Buying diamonds on a budget might sound daunting, but if you have the right diamond buying advice, it can be easy and painless. The assortment of stunning diamonds to choose from online has made deals on diamonds realistic at any price point.
According to the International Gem Society (IGS), diamonds are not so rare after all. “All gem grade materials are rare, composing just a tiny fraction of the earth,” explains the IGS. “However, diamonds actually number among the most common.”
This makes diamonds very affordable if you know how to leverage the 4Cs: Color, Clarity, Carat Weight, and Cut. The shape of a diamond can play an essential role when sticking to a budget, too.
Use the following diamond buying advice to your advantage when making the purchase of a lifetime.
Many first-time diamond buyers simply don’t know how shape affects price. You may think a diamond’s shape is the same as its cut. However, the two are quite different, even though sometimes used interchangeably by mistake.
“A diamond’s shape refers to the general silhouette of the stone and is not to be confused with cut, or the stone’s facet arrangement,” explains the Gemological Institute of America (GIA).
Round brilliant diamonds are the most popular among diamond buyers. But diamond buying advice for budget friendly diamonds points to other shapes. For instance, an oval diamond can save you up to 30 percent over a round of the same quality. And choosing an Asscher diamond over its round cousin could save you up to 40 percent.
The clarity rating is the number of inclusions and blemishes in and on a diamond. Inclusions are internal; blemishes are external. The more inclusions and blemishes the lower the grade, which lowers the value and price.
However, most inclusions and blemishes are unnoticeable to the naked eye, and some can even be covered by a ring setting. Diamonds without inclusions are internally flawless (IF), and the rarest and most expensive clarity ratings are flawless (FL) diamonds.
A good bit of diamond buying advice is to opt for a lower clarity grade. A slightly included (SI1 and SI2) diamond can be as much as 30 percent less than a FL or IF diamond, and no one but a jeweler would know the difference. Slightly included stones have inclusions only visible under magnification.
Here’s the ultimate diamond buying secret: Stop focusing on the carat weight.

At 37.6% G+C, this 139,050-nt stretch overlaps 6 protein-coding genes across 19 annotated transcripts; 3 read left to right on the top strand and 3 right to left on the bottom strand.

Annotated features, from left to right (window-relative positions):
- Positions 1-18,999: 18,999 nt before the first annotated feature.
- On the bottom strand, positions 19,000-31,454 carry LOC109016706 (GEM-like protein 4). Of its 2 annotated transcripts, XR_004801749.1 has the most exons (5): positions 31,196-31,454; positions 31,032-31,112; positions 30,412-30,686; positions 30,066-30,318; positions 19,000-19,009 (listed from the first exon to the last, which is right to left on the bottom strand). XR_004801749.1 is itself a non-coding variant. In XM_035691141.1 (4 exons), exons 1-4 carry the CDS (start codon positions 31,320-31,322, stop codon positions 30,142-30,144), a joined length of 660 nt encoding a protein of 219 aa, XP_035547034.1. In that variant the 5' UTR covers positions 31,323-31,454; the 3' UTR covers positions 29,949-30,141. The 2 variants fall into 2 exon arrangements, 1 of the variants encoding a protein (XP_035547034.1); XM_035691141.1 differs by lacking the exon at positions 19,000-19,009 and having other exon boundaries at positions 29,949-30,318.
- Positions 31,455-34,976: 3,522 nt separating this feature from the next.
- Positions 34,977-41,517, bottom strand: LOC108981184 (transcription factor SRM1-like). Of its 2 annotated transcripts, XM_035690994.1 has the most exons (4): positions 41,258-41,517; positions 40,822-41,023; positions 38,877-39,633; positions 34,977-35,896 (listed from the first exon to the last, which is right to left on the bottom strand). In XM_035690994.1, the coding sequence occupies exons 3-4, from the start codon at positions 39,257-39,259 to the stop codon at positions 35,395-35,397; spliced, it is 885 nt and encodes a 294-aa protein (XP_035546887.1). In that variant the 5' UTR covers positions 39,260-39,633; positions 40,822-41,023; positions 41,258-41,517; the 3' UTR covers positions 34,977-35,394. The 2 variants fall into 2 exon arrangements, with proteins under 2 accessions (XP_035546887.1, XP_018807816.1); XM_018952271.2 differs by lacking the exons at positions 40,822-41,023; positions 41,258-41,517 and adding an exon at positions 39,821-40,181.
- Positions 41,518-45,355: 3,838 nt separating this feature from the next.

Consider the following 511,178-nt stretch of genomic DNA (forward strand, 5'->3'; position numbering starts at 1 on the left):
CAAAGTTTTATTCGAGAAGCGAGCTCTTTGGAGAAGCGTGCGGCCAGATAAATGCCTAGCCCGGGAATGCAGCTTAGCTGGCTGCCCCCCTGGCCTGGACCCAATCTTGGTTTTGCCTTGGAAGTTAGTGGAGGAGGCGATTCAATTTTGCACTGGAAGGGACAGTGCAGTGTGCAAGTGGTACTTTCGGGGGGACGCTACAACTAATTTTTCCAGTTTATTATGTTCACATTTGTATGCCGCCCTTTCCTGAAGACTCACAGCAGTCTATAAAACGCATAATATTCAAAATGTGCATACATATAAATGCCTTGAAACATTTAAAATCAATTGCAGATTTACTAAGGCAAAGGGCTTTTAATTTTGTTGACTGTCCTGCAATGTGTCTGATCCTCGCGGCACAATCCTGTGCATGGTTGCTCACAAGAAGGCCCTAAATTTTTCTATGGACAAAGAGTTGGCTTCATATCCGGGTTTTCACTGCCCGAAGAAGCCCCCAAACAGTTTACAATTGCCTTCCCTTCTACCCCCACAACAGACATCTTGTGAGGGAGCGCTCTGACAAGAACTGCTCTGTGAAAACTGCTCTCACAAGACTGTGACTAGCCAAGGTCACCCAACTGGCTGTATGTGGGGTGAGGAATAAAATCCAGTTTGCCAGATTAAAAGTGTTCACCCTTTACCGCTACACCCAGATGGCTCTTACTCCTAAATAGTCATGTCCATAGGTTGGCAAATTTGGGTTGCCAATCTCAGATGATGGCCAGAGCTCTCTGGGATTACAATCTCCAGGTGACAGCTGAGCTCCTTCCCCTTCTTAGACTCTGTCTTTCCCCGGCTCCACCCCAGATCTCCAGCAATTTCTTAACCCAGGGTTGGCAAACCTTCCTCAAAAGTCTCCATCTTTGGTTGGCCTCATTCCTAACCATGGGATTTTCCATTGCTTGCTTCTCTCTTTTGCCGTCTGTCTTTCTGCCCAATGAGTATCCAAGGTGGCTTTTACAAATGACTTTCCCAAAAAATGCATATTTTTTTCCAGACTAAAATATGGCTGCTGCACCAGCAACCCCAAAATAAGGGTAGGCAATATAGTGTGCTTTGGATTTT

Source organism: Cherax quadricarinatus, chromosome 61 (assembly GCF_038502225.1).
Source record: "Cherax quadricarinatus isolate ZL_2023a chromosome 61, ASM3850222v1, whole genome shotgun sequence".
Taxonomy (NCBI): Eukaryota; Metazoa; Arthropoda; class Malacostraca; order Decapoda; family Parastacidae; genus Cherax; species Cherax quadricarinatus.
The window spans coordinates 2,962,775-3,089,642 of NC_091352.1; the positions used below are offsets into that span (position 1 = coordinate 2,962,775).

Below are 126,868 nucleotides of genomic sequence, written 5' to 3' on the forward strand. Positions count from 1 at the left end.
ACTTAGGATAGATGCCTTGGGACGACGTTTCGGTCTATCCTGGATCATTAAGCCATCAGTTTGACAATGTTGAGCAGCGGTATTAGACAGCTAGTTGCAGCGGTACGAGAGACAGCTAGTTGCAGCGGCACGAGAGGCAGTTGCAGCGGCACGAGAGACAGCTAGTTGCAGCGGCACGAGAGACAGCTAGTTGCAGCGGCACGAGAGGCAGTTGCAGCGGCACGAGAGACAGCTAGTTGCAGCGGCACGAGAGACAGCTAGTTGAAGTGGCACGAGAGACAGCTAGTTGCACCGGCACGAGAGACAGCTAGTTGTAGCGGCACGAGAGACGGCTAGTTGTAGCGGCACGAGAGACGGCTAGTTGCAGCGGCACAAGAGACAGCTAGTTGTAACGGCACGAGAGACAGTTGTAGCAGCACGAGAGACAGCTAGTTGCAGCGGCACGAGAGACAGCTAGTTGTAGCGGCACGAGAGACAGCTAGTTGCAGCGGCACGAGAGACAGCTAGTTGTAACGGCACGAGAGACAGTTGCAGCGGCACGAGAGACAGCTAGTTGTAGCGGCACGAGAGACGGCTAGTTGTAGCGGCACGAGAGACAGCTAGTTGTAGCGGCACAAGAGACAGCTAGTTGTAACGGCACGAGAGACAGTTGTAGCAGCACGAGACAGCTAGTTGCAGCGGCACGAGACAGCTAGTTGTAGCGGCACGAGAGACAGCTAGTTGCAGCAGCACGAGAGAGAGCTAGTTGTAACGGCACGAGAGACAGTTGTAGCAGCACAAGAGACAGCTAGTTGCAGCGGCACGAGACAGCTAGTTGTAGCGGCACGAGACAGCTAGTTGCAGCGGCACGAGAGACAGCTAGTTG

That’s right, you read that correctly. Most people get hung up on the carat weight thinking it is a statement of size, but this isn’t totally accurate. While a good indication of size, carat weight isn’t what determines the visual size. The actual size of the diamond is determined by its measurements, i.e. the length and width or diameter of the diamond.
That being said, diamonds are priced by quality and billed by weight, and those prices typically increase at half and whole carats. So by staying just below common weights, you can save a lot of money.
Can you tell the difference between a one-carat diamond and a diamond with a carat weight of 0.96? No. No one can without a scale. But buying diamonds below common carat weights can save you up to 10 percent.
Color is certainly one of the most essential characteristics of a diamond, as it’s one of the most obvious characteristics. It’s important to consider color when making your diamond purchase, it could end up saving you money. However, keep in mind that people perceive color differently. Be sure to choose the diamond that is most beautiful to you.
The color grade of a diamond refers to the saturation and tone of the diamond. The less apparent the color, the higher the price. A color grade of D is the highest grade for colorless, diamonds. Diamonds graded D to F are the most expensive. These grades are considered the “colorless” range.
Diamonds graded G to I have a touch of color, but to the untrained eye, may seem colorless. If you opt for a color grade of G to I, you will stay well within budget. Some diamond shapes even allow you go below an I color and still appear colorless to the naked eye.
Selecting a different metal type could help you stay within your budget. If your ring setting is yellow or rose gold, buying a colorless diamond is pointless. Color metal settings add a hint color to the diamond as light reflects back into the stone. This means that you can mask a lower grade stone by choosing yellow or rose gold settings, making it appear more colorless.
The most vital diamond buying advice is to invest in diamond cut. A diamond’s cut is certainly worth the concessions you made on color, clarity, and carat weight. The cut is what gives a diamond its unique sparkle. Brilliance, scintillation, and fire of a diamond are all part of the cut quality.
Cut grades range from excellent to poor. Gemologists examine depth, table, culet, and girdle, and a number of other factors when determining the cut grade. Round diamonds are the only shape to receive official cut grades, but other shapes should be examined based on their overall proportions, symmetry and polish. If you are shopping for a fancy shape, ask your jeweler if they have a way to summarize cut characteristics, like Brilliance.com’s Make Grade.
There are a number of factors used to distinguish one diamond’s value from another. The right diamond buying advice and education is vital to ensuring you stay within budget when you buy your perfect diamond.
Browse Diamonds with HD Images by Shape: